Chris Gilson and Julian Kirchherr take a look at the week in Brussels blogging.
The EU Centre
Neelie Kroes, Vice-President of the European Commission, is poised to continue protecting and advancing consumer rights. This week, she reported in her blog, “We know that at least 20%, and potentially up to half of EU mobile broadband users have contracts that allow their Internet service provider (ISP) to restrict services like VOIP (e.g. Skype) or peer-to-peer file sharing.” She finds that it is now time for the EU to step in.
The EU is already advancing the regulation of carbon emissions from air travel, and Brussels is about to adopt a scheme for all air services into European airports. Public Affairs 2.0 predicts that the EU will resist once again lobbyists’ pressure to soften the legislative package. But the new scheme might cost passengers from €3 to €40 more per flight. A case if consumer protection?
Jon Worth accuses the Guardian’s Nicholas Watt of lazy journalism in a recent article about EU structural funds, while the FRIDE Blog writes in support of a European democracy foundation (currently being debated by the EU), saying that it would provide quick support for those struggling for democracy. Meanwhile, Nosemonkey (who has started blogging again) says that “this European Union has failed”, and calls for its reformation into something more democratic and with a longer-term vision. Looking at recent survey evidence, FRIDE blog says that while Europeans are not confident in the Eurozone’s economies, they still support the Euro, and European institutions.
EU Foreign policy and the European neighbourhood
This week Europe and Me asked young Russians how they perceive Vladimir Putin after his recent re-election.
Erkan’s Field Diary is sceptical of Turkish Prime Minister, Abdullah Gül’s recent claims that Turkey is free of web censorship.
Blogging at Europe’s World, Rob de Wijk argues that the crisis means that Europe’s strategic power is now on the decline, while Karpfenteich at BlogActiv.eu looks at Europe’s response to the Houla massacre in Syria last weekend.
The Euro Crisis and Greece
Who can solve the Euro crisis, and can Greece be saved from an exit from the Euro? Polls indicate that support for staying in the Euro is at 65 per cent in Greece. Only 25 per cent of Greek people want to leave the common currency, reports Open Europe. Who caused the crisis? Martinned argues that many problems are not rooted in ‘Greek laziness’ in any real way. However, that does not change the fact that there is “something rotten in the state of Greece”. Europe mon beau souci says that there is no purpose in continuing to stigmatize the Greeks, saying that they are not solely responsible for the current crisis in Europe.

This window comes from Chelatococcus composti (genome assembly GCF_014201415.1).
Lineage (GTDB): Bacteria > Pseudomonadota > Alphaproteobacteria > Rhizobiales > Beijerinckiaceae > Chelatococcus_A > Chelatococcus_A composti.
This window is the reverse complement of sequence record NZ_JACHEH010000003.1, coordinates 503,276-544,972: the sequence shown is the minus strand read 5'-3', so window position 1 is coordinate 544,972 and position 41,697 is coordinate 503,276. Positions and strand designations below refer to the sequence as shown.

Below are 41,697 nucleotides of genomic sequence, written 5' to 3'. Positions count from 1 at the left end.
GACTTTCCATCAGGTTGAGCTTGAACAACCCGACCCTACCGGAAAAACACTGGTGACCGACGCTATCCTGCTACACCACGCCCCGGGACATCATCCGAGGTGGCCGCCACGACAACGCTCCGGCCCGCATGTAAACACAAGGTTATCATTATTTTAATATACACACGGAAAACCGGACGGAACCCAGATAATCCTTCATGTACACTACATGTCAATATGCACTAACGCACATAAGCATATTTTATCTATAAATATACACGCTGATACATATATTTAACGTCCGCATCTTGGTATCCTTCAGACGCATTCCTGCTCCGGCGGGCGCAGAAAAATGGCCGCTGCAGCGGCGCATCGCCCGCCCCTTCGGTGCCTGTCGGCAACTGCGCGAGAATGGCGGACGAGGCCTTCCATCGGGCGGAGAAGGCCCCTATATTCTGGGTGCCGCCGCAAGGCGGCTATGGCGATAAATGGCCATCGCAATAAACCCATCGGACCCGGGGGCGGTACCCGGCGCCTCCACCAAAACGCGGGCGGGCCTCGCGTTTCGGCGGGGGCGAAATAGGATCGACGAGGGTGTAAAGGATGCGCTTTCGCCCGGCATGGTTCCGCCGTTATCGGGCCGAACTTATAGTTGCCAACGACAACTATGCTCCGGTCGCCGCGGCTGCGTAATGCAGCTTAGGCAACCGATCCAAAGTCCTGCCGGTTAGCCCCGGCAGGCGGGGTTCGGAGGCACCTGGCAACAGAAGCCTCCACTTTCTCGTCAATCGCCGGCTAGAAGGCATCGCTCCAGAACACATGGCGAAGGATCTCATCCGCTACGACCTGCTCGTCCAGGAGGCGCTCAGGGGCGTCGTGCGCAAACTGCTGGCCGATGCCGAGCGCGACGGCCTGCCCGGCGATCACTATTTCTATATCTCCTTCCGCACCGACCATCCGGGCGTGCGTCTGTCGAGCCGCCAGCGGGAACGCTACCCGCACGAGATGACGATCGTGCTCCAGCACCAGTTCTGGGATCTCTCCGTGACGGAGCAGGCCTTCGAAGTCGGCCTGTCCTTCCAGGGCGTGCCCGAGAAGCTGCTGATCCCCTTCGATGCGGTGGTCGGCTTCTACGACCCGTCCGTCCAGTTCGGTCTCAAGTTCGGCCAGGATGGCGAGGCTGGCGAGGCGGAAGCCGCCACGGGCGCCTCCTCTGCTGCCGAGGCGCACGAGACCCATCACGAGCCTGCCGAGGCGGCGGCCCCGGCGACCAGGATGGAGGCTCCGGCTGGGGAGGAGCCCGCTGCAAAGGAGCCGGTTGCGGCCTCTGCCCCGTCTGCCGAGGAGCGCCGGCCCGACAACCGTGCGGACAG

Many observers predict that the economic costs of a ‘Grexit’ would be colossal. However, “the Soviet collapse teaches us that just because the economic costs of disintegration would be very high, this is not a reason for it not to happen. To believe that the EU cannot disintegrate simply because it would be too costly offers only weak reassurance that the Union will continue to be stable,” finds Charlemagne’s Notebook. Nosemonkey reckons that further fiscal integration in Europe may be a solution that works best for everyone.
If Greece stays in the Euro, Italy’s future and Spain’s destiny remain uncertain. The leaked copy of Italy’s “country-specific report” from the European Commission which Brussels Blog got a hold of before its official publication on Wednesday contains many warnings about tax evasion and the black economy. If these warnings are not taken seriously, Italy might be the next country to be bailed out. Later in the week, both Nucleus and Open Europe are similarly downbeat about Spain’s economic future, given the government’s difficulties in propping up Spanish banks and the huge debts of some of Spain’s regions.
This week saw Ireland vote on the Fiscal Stability Treaty which will impose more collective budget discipline on European governments. The European Citizen is reluctantly in favour of the Treaty while the FRIDE Blog expects Irish voters to vote with their heads rather than their hearts, meaning they will continue to have access to bailouts in the future.
Corina Creţu says that it is not good to mix politics with history, especially in the context of historic tensions between Hungarians and Romanians in regions like Transylvania. Meanwhile Nada es Gratis looks at how gender violence in Spain can be stopped.
The Honeyball Buzz warns that Britain risks becoming a ‘political pygmy’ if it continues to position itself outside of the EU which is becoming more fiscally and financially integrated.
Meanwhile, Jon Worth predicts that new social media will only have a marginal effect on the outcome of the European Parliament elections in 2014.
And: Google’s European Public Policy Blog suggests dropping single-subject lessons from the school curriculum altogether – “instead, students should work on projects that combine maths, science, languages and other subjects in an integrated learning environment”. An interesting idea?
Note: This article gives the views of the author, and not the position of EUROPP – European Politics and Policy, nor of the London School of Economics.
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